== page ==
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The State Lawson.

The former lived about three-quarters of a mile from Petre, and Lawson lived about a mile distant in the opposite direction. One of the party went to apprehend George, and two others after Lawson. George was brought first and tied at the house of the prosecutor, and soon afterwards Lawson was produced.

The party endeavored by threats, and by severe whipping, to extort from George a discovery of the stolen property. During a pause in this whipping Lawson said: If you will not whip me, and will go with me, I will show you the property. The party who had apprehended Lawson had not tied him. They found him at work, and he denied all knowledge of the burglary, and denounced, in strong terms, any one that would rob such a man as old Mr. Petre. He walked with the party to the house of Petre, and was not more than fifteen yards distant from where George was confined, but was the object of very little attention, until he made the remark above recited. Nether threats nor promises had been made to him. After he made the offer, two of the party went with him, and, at the distance of about four hundred yards from the house of the prosecutor, he showed them the stolen property, concealed under a covering of brush. As they returned with the goods, Lawson, without any incitement, stated voluntarily, that he and George had broken open the window of the room from which the goods were taken, with an axe and iron wedge; that George had entered through the window and handed him the property at the window; that George kept nothing but one bale of cotton-yarn, and he, Lawson, undertook to conceal the remainder of the property until he could sell it for their joint benefit.

The evidence of the remarks made by Lawson previous to his going for the stolen property, and of the statement made by him after it was found and the party was returning, was objected to by the counsel for the prisoner, but was admitted by the court. And for this the prisoner excepte.......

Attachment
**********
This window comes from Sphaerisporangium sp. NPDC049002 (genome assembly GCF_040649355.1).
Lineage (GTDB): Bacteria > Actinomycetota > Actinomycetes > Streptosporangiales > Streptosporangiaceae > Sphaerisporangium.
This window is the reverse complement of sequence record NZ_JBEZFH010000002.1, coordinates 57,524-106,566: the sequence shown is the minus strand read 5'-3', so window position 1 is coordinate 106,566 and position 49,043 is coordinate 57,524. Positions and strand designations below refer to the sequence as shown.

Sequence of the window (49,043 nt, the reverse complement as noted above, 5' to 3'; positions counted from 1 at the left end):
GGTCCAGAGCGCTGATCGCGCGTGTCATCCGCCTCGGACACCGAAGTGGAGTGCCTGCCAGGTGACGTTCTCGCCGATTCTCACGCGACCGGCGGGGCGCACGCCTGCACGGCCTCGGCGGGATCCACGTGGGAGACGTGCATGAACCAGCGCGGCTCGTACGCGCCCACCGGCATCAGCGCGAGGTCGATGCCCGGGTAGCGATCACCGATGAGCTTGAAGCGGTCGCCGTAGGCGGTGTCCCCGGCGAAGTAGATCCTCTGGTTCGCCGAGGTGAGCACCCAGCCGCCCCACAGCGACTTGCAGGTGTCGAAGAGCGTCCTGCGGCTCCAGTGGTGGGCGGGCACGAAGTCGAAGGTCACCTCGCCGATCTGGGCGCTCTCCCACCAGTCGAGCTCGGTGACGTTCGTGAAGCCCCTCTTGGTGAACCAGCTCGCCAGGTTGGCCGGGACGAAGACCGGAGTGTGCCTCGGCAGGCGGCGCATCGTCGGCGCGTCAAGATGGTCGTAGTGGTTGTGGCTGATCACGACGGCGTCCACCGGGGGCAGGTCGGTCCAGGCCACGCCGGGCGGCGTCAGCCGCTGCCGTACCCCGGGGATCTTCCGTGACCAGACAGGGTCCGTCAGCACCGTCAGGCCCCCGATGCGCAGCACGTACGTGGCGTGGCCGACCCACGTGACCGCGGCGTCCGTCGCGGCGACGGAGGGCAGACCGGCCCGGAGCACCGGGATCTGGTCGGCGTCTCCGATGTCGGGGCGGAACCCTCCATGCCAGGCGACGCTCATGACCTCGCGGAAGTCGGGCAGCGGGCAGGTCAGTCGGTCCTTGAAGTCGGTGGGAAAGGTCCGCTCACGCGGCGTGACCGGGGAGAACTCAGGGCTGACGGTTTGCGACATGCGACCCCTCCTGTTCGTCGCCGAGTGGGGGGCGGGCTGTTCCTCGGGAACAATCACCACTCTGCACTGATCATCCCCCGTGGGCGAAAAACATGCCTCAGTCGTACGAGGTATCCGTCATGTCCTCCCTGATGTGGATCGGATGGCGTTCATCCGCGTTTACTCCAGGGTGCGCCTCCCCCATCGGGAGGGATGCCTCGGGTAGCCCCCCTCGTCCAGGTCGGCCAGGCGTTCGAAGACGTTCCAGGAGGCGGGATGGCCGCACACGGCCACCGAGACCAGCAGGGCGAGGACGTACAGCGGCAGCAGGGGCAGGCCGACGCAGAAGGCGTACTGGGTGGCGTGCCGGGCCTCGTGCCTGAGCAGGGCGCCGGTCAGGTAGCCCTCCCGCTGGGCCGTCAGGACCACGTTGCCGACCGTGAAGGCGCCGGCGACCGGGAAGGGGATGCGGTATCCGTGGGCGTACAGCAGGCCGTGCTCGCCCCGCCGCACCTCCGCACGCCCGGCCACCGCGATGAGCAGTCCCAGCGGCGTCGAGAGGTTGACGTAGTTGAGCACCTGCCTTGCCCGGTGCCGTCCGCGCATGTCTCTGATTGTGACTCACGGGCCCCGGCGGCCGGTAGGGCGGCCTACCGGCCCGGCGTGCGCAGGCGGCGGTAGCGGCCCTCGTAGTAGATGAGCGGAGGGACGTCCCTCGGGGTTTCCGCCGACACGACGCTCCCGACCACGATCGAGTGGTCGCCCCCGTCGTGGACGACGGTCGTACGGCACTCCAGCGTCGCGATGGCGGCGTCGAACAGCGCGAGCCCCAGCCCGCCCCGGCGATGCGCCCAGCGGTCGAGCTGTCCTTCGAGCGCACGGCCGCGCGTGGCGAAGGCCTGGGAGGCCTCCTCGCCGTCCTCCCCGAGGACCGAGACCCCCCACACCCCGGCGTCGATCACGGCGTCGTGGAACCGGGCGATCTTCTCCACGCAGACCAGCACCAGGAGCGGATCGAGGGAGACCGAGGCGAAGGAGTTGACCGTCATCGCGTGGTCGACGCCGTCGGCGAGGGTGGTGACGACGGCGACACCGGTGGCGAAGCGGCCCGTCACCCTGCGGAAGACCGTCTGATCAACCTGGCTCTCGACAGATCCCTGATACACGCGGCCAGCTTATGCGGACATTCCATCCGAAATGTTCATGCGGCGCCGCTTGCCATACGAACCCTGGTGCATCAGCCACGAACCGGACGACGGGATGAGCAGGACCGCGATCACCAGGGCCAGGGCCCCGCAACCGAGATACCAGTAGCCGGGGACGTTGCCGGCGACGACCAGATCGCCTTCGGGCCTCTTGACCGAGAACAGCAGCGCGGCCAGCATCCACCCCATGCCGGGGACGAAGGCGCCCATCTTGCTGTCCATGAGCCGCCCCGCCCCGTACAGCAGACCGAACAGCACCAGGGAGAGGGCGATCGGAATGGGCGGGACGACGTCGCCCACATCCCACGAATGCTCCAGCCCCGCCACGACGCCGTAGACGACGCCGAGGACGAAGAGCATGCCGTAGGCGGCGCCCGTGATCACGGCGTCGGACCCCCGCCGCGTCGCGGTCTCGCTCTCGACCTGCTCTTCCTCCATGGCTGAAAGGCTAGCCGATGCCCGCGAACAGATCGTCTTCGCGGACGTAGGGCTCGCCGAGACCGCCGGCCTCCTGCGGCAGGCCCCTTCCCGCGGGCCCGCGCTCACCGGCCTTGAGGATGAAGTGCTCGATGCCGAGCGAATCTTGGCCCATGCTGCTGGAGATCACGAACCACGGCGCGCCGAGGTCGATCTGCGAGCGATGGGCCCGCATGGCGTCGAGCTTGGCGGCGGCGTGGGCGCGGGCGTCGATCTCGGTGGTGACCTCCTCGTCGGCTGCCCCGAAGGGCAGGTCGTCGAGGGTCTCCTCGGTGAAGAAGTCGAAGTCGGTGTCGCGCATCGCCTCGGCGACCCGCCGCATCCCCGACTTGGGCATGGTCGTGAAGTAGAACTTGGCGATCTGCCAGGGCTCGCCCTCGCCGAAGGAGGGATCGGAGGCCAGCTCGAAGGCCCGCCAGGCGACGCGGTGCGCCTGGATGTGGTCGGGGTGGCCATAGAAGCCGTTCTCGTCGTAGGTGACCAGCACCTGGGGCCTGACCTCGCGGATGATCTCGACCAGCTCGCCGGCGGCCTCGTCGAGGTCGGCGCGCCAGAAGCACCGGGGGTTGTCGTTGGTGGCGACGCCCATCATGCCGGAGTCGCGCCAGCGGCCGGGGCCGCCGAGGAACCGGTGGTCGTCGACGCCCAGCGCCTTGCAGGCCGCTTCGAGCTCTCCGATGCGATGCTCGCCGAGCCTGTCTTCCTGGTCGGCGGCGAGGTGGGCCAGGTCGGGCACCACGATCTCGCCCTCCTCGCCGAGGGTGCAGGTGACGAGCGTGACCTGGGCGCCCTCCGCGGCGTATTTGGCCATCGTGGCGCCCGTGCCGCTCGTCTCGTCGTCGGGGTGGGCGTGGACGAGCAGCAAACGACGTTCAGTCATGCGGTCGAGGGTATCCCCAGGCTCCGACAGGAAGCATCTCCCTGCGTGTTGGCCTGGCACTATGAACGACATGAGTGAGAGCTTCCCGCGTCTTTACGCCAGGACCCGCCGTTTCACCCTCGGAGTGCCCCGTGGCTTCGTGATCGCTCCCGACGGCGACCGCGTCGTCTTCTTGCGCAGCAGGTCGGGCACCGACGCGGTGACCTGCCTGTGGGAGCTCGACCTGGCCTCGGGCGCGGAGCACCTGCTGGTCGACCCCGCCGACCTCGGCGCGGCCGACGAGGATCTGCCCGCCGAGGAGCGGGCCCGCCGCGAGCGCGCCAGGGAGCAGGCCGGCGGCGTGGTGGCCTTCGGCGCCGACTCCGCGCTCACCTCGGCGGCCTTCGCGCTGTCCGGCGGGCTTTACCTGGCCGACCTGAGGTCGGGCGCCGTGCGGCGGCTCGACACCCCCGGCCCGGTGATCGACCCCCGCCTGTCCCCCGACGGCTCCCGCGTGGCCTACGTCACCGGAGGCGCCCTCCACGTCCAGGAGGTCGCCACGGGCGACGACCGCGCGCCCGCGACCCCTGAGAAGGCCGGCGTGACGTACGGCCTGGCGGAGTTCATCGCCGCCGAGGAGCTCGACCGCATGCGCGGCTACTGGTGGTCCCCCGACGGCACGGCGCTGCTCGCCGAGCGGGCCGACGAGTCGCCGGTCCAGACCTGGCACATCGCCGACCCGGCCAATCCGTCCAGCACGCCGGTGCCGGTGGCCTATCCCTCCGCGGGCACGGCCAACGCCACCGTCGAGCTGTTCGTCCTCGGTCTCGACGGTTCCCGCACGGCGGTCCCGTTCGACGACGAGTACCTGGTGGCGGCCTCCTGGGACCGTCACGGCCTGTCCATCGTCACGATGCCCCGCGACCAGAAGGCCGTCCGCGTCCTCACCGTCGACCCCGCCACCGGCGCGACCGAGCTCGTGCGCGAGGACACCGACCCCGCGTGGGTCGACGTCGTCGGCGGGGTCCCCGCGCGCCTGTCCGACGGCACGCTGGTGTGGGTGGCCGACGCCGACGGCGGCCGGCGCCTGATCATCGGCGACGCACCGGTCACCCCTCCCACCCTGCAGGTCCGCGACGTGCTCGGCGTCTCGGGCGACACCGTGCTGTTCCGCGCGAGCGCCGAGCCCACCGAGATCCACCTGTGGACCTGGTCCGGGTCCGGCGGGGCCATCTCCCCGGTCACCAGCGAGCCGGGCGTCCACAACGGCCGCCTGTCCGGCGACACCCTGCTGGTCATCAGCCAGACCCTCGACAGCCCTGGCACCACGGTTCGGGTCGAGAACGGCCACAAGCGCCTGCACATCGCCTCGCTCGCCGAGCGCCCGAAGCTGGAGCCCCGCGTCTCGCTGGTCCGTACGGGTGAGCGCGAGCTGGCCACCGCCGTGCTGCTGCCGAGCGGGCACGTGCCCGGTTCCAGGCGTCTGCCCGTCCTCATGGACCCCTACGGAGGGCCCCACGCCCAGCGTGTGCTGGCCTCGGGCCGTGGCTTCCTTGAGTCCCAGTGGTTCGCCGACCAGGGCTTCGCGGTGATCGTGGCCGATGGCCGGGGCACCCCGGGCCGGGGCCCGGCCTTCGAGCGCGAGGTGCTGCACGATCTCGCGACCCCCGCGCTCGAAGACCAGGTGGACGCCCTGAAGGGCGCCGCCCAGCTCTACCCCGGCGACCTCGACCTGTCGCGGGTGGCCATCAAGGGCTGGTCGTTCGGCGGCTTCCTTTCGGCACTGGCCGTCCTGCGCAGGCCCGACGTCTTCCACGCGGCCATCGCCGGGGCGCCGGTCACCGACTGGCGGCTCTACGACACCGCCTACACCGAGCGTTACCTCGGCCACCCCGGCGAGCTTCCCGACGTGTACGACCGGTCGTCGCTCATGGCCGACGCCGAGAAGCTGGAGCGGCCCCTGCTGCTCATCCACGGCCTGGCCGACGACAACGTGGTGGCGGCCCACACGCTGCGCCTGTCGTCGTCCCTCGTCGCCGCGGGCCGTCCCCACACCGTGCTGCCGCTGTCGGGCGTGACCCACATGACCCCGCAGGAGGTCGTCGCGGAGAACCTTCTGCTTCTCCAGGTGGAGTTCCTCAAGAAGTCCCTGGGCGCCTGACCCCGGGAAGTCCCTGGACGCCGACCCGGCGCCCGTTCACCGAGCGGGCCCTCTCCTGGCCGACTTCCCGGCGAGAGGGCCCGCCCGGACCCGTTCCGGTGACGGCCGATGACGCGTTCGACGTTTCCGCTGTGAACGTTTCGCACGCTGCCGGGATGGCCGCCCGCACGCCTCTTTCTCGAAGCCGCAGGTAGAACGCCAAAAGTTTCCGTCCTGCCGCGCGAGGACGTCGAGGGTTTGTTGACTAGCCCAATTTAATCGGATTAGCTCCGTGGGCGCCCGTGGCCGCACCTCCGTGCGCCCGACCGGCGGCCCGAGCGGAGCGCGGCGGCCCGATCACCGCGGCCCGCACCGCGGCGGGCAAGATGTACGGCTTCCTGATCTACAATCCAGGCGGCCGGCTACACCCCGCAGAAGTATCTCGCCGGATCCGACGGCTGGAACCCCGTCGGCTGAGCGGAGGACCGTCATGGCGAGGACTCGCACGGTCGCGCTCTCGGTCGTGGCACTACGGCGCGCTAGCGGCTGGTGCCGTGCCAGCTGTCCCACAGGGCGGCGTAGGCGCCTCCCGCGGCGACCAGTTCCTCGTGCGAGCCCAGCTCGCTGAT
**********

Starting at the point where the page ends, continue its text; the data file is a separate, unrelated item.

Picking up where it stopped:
The State v. Marshall..

Attorney General, for the State.

Wilson, for the prisoner.

PEARSON, C. J. The case of The State v. George, 5 Jones, 233, is one precisely in point here, and we adopt the opinion delivered in that case as our opinion in this.

Every thing that the prisoner said and did, after he had witnessed the torture inflicted upon George, was "with the fear of the lash before his eyes."! The party had assembled with a determination to find out the truth by means of the lash, forgetful of the rule,-"The end does not justify the means."

There is error. This opinion will be so certified.

PER CURIAM.

Venire de novo.

THE STATE v. WILLIAM MARSHALL.

The prisoner, a stranger to the prosecutrix, who was a girl of between 13 and 14 years of age, had met her upon her way from a neighbor's, and offered to go home with her, a distance of less than a mile; his offer being accepted, he dismissed some children who had been acting as her guides; Held, that the girl's following him out of the road for a short distance into the woods; as also her not stopping upon her way home, after the alleged rape had been committed, to tell her aunt of it (she having passed the aunt's house and seen her)—did not warrant a prayer for a charge to the jury that the evidence of the prosecutrix should be disregarded altogether.

In order to confirm the evidence of a witness, it is competent to ask whether it does not concur with statements previously made by the witness, out of court. (The case of The State v. George, 4 Ire, 324, cited and approved.)

RAPE, tried at Spring Term, 1866, of McDowell Superior Court, before Shipp, J. From the judgment in the case, the defendant appealed to this court.

The State v. Marshall.

The person upon whom the crime was committed, Sarah Rooker, was a girl of between 13 and 14 years of age, and stated that having been upon a visit at a neighbor's house in Rutherford county, about 3 or 4 o'clock she started to her father's house, which was a mile or so distant. That for company and as guides she took with her two children of the neighbor. That at about half a mile from the house they met the prisoner, who proposed to go home with her, and sent the children back. They proceeded on the road towards the home of the witness, he leading and she following, until they came to the head of a hollow or ravine, when the prisoner turned off from the road, and witness followed. That very soon after they left the road, the prisoner by violence and threats committed the crime in question, and having led her back to the road, threatened that he would kill her if she told what had occurred. She then went home, passing the house of an aunt, (whom she saw,) but did not stop or tell her aunt what had happened. Immediately upon reaching home, she told her mother, who, upon examination, found marks of great violence upon her person.